Just a weird thought.


#9

So why they are squatting on our planet?


#10

Given our history of peace and brotherly love even among conspecifics, It’s a trifle hard to imagine human interaction with the galactic UN that doesn’t either involve our being declared a rogue life form by the security council; or our being given a seat on the security council, and carefully never chided for tactlessness, because we have just that many nukes/deployable singularities/discrete volume hadron nullifiers/etc. and a distinct air of being willing to take advantage of that…


#11

Yeah, I’ve always had the feeling that if we ever meet a more advanced alien race, there’d only be two outcomes:

1.) They’d recognize us for the natural racists we are, and would figure out that we aren’t worth the trouble to bring into the larger interstellar community. So they’d either destroy us (because we’re ants), or do something to cut us off from the rest of interstellar civilization.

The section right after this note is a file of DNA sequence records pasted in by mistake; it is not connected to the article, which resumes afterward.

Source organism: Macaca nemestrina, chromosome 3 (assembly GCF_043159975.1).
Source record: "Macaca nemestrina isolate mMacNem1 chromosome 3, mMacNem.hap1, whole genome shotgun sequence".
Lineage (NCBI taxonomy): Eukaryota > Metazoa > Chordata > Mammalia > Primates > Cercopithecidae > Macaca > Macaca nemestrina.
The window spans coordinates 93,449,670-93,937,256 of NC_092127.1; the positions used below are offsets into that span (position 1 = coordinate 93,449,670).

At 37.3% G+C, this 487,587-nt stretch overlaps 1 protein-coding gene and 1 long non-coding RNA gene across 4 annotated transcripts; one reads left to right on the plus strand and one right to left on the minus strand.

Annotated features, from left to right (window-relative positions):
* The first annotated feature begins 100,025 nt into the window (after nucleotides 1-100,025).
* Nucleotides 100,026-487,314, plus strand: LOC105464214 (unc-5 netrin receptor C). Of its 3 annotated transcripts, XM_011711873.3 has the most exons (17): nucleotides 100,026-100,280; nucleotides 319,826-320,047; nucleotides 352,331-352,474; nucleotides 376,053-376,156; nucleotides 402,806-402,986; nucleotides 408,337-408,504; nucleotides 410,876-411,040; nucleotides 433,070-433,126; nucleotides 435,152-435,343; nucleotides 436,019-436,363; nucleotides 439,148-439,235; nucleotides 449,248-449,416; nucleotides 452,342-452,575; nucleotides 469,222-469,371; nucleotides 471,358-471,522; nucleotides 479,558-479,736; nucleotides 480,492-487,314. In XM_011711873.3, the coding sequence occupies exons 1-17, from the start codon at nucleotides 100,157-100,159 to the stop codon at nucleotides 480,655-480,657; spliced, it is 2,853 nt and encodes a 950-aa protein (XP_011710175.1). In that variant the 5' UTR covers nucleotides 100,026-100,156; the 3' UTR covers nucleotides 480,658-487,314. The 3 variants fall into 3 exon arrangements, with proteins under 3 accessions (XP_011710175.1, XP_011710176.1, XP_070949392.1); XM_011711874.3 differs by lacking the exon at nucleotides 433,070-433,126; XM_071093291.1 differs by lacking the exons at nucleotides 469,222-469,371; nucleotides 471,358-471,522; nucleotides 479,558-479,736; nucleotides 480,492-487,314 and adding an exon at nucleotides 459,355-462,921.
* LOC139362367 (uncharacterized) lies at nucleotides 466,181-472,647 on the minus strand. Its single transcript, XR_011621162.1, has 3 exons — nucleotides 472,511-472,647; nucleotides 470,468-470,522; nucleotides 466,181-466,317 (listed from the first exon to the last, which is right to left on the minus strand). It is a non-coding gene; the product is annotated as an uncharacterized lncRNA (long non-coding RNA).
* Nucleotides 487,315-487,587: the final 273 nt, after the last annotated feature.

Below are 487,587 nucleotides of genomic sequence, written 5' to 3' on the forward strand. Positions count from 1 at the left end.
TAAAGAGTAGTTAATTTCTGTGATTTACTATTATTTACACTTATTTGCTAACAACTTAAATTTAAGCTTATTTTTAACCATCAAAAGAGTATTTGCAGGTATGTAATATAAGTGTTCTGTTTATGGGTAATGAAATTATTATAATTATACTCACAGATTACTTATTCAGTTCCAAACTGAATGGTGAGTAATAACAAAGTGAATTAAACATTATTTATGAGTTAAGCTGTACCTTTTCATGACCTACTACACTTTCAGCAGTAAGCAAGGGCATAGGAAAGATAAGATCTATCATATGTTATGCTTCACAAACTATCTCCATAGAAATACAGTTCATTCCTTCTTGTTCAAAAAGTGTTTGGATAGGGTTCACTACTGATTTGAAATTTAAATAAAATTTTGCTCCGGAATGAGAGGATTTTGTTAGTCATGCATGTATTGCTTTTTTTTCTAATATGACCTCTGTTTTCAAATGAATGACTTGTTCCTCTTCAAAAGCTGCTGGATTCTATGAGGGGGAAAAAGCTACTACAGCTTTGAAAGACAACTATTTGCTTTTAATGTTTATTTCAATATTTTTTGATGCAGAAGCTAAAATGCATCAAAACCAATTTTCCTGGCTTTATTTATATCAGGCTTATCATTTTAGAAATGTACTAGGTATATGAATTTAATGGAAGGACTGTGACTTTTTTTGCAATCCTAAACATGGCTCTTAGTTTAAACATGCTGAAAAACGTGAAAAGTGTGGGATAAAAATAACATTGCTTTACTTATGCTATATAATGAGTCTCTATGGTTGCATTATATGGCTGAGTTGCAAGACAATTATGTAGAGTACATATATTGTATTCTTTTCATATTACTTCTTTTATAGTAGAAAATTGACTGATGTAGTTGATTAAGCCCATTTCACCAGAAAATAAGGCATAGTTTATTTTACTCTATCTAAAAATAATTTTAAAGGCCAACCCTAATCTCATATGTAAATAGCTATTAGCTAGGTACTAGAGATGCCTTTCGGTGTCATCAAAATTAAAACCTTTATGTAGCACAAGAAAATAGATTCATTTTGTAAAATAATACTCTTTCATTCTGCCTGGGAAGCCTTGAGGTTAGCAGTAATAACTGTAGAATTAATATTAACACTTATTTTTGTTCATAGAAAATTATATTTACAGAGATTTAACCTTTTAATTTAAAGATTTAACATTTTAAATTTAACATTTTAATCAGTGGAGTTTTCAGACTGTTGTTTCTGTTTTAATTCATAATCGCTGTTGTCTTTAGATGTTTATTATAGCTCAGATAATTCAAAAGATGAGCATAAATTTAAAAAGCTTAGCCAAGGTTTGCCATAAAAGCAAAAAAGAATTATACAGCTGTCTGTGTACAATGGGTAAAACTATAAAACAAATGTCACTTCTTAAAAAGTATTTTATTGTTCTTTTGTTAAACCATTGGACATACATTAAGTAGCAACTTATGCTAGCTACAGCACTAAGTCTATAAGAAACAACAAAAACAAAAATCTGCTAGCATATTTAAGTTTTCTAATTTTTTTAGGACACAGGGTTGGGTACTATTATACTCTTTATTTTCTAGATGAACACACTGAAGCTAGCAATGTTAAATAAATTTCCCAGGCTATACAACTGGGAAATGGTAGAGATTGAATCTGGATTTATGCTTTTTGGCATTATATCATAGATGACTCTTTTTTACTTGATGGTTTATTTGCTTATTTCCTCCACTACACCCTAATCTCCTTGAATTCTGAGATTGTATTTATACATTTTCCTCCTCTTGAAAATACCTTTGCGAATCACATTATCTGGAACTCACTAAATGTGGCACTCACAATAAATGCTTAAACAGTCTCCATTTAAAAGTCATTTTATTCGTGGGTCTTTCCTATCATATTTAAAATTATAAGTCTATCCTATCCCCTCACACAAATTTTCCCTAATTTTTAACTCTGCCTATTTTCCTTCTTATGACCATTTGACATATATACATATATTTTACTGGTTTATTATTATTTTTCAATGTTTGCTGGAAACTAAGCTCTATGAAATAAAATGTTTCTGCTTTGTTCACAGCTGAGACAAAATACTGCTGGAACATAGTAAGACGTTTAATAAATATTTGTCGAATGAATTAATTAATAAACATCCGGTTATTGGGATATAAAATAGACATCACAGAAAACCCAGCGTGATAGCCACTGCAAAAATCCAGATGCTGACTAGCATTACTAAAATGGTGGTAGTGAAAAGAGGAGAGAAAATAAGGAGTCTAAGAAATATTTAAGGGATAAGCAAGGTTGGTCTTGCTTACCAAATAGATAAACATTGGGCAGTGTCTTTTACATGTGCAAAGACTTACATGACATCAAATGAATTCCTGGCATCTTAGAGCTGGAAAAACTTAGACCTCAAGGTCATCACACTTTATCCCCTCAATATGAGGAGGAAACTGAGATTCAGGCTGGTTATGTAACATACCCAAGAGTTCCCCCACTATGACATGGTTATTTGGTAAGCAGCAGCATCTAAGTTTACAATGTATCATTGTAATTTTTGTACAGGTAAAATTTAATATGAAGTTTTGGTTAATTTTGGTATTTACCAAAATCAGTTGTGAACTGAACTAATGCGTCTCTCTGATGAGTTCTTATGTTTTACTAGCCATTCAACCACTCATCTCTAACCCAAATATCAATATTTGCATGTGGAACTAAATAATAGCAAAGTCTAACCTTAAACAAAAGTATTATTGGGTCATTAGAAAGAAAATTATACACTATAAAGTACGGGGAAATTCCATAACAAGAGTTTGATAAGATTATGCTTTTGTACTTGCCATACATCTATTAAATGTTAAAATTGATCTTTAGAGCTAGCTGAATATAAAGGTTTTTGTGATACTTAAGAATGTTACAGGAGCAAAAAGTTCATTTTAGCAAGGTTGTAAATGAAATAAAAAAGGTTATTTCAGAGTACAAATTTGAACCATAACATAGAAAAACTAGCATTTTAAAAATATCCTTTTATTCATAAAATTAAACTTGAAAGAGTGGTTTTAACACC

2.) We’d have slipped by under the radar long enough to have the upper hand in superweapons and one of our more fearful people in power would deploy said weapons and either destroy us, destroy whoever we made contact with us, or kick off a war big enough that nobody from anywhere would survive.

Of course, this could be in the far future at a point where we’ve gotten our act together. But I suspect that if an advanced species arrived in orbit tomorrow and said hello, there’d be a nuclear war between our superpowers out of sheer paranoia.


#12

Barring some sort of advance in superluminal communication or travel; a nice game of galactic thermonuclear war would likely be even less fun than a nice game of global thermonuclear war.

Aside from any xenophobia issues surrounding the fact that the colony-sentiences of Tau Ceti V are way more Xenos than even the godless communist ruskies are; speed of light delays make negotiation deeply problematic.